|Month over Month||0.2%||0.6%||0.4%||0.6%|
|Year over Year||0.2%||1.5%||1.4%||1.6%|
Retail sales were stronger than expected in November. Following an upwardly revised 0.6 percent monthly increase in October purchases again climbed 0.6 percent for their first back-to-back gain since May/June. Compared with a year ago volumes were 1.5 percent firmer, down just a tick from the rate at the start of the quarter.
Promisingly, the rise in headline demand reflected buoyancy in discretionary spending. Hence, excluding auto fuel, non-food purchases were 1.4 percent higher on the month after a 0.9 percent increase in October. That said, the latest advances came after a 2.1 percent slump in September. Elsewhere food, drink and tobacco sales rose 0.5 percent following a 0.1 percent reversal last time.
Regionally there were solid monthly increases in France (0.8 percent), Germany (1.9 percent) and Spain (1.0 percent). The steepest decline was in Finland (2.0 percent.
The latest figures leave average Eurozone sales in October/November 0.5 percent above their level in the third quarter when they edged up just 0.1 percent. Accordingly, the signs are that household spending probably had a positive impact on overall economic activity in the fourth quarter. However, while total output most likely expanded over the period the economy still looks to have ended the year on a sluggish note. Coming after quarterly rises in real GDP of just 0.1 percent and 0.2 percent in the second and third quarters respectively, much more will be needed from the consumer sector if growth is to achieve any real momentum in 2015.
Retail sales measure the total receipts at stores that sell durable and nondurable goods.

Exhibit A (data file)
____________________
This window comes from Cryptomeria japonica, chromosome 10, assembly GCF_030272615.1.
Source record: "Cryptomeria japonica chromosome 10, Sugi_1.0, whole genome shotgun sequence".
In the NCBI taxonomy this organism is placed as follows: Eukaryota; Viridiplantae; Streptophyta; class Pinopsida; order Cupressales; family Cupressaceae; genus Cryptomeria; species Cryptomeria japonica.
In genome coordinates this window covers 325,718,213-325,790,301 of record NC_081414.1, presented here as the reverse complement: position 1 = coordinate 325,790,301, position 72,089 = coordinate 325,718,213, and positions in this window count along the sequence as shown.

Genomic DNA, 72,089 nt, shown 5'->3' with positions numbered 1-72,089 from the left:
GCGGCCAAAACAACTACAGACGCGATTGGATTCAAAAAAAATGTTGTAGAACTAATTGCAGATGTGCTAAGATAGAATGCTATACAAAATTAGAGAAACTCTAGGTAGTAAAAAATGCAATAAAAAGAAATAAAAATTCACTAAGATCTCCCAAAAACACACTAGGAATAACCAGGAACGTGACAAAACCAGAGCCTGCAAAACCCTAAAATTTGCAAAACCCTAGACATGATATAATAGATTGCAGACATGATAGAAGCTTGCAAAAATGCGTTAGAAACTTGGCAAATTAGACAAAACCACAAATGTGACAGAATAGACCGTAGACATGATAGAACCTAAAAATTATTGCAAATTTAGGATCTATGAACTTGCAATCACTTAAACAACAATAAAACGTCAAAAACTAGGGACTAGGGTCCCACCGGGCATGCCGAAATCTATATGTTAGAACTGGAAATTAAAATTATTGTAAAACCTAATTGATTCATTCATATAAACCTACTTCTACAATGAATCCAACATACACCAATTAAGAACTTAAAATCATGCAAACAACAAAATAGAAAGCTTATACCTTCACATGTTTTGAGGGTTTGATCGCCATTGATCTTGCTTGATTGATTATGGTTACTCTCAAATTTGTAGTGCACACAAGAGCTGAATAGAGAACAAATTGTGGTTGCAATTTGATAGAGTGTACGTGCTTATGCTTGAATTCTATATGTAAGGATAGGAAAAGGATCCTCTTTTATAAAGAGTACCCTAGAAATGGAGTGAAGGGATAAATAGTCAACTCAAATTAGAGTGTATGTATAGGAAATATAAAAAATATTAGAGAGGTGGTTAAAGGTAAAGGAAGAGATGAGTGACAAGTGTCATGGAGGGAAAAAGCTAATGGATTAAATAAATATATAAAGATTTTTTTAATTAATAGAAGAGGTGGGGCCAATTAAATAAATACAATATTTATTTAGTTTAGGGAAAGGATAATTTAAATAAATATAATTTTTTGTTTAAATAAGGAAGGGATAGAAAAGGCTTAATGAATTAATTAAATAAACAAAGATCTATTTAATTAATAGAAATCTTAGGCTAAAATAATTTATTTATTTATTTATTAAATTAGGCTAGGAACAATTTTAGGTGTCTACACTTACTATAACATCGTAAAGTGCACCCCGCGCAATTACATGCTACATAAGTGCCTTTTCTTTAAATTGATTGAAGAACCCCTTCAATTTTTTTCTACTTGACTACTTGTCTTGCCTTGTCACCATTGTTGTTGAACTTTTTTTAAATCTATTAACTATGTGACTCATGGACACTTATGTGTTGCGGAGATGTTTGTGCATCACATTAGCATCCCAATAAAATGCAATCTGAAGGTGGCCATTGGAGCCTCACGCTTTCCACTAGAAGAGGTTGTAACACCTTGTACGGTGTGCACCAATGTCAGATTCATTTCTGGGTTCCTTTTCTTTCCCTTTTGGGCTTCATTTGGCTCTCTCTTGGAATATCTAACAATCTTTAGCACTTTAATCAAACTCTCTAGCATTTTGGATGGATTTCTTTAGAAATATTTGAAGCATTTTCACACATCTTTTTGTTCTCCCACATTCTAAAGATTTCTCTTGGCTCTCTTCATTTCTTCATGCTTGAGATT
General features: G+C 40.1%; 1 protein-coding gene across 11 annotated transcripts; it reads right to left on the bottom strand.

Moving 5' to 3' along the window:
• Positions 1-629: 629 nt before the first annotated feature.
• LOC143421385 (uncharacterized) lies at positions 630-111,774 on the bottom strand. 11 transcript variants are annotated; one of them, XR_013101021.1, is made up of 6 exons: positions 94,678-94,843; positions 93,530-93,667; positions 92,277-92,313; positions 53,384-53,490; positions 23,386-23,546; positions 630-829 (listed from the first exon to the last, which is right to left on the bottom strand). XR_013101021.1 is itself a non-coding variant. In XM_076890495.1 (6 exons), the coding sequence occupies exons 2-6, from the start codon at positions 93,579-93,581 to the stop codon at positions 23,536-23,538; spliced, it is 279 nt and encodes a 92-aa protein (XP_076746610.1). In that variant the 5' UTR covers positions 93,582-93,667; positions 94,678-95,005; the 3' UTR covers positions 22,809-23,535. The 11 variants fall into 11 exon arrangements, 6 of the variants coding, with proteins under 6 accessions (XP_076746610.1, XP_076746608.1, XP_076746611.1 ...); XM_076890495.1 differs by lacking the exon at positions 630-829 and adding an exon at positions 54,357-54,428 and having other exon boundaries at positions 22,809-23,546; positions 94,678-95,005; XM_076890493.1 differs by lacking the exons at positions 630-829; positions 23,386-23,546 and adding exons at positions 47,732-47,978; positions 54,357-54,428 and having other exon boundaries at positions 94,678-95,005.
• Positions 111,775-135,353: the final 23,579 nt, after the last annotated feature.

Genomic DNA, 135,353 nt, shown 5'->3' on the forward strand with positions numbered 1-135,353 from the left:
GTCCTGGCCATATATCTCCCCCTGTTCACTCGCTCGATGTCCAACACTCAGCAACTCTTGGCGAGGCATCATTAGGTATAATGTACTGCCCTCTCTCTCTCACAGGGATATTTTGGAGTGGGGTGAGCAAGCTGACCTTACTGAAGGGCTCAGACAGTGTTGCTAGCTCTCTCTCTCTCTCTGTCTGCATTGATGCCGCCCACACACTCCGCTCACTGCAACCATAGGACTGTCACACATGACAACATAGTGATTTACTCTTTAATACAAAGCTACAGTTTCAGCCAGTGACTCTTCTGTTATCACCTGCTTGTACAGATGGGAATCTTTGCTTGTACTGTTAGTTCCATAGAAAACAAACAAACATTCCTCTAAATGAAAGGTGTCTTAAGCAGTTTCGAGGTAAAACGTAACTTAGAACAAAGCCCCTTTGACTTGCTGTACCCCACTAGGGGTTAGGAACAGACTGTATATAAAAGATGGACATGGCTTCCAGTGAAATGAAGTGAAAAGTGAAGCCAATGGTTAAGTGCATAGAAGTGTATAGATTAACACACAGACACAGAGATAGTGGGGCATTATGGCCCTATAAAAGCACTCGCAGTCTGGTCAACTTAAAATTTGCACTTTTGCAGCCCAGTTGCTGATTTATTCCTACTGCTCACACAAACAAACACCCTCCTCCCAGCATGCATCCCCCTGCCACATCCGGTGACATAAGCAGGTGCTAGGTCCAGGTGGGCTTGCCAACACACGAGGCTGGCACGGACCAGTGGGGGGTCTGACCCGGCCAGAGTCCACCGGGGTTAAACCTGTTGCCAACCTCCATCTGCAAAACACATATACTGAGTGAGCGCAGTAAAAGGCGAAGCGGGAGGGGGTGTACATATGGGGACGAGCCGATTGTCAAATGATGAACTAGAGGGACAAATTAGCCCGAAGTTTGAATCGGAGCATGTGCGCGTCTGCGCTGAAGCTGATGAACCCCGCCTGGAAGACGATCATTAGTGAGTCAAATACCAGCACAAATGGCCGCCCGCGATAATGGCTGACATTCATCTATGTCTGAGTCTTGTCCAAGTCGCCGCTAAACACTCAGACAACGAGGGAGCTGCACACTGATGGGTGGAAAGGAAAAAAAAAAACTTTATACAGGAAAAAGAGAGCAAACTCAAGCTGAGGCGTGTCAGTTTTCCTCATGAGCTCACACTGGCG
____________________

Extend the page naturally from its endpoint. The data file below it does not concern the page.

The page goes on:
Retail sales are important indicators of domestic consumer demand and are monitored closely by analysts as an important input to GDP. If you know what consumers are up to, you will have a pretty good idea on where the economy is headed. Needless to say, that's a big advantage for investors. The data are available in both value and volume measures although the press release deals only with volume. In addition to the total, the initial report provides a limited breakdown that separately identifies food, drink and tobacco, and (excluding automotive fuel) non-food products. A more comprehensive dataset is only available with the following monthâ€™s release. Unlike the U.S. and Canada, auto sales are not included in the retail sales data.
The pattern in consumer spending is often the foremost influence on stock and bond markets. For stocks, strong economic growth translates to healthy corporate profits and higher stock prices. For bonds, the focus is whether economic growth goes overboard and leads to inflation. Ideally, the economy walks that fine line between strong growth and excessive (inflationary) growth.
Retail sales not only give you a sense of the big picture, but also the trends among different types of retailers. Perhaps auto sales are especially strong or apparel sales are showing exceptional weakness. These trends from the retail sales data can help you spot specific investment opportunities, without having to wait for a company's quarterly or annual report.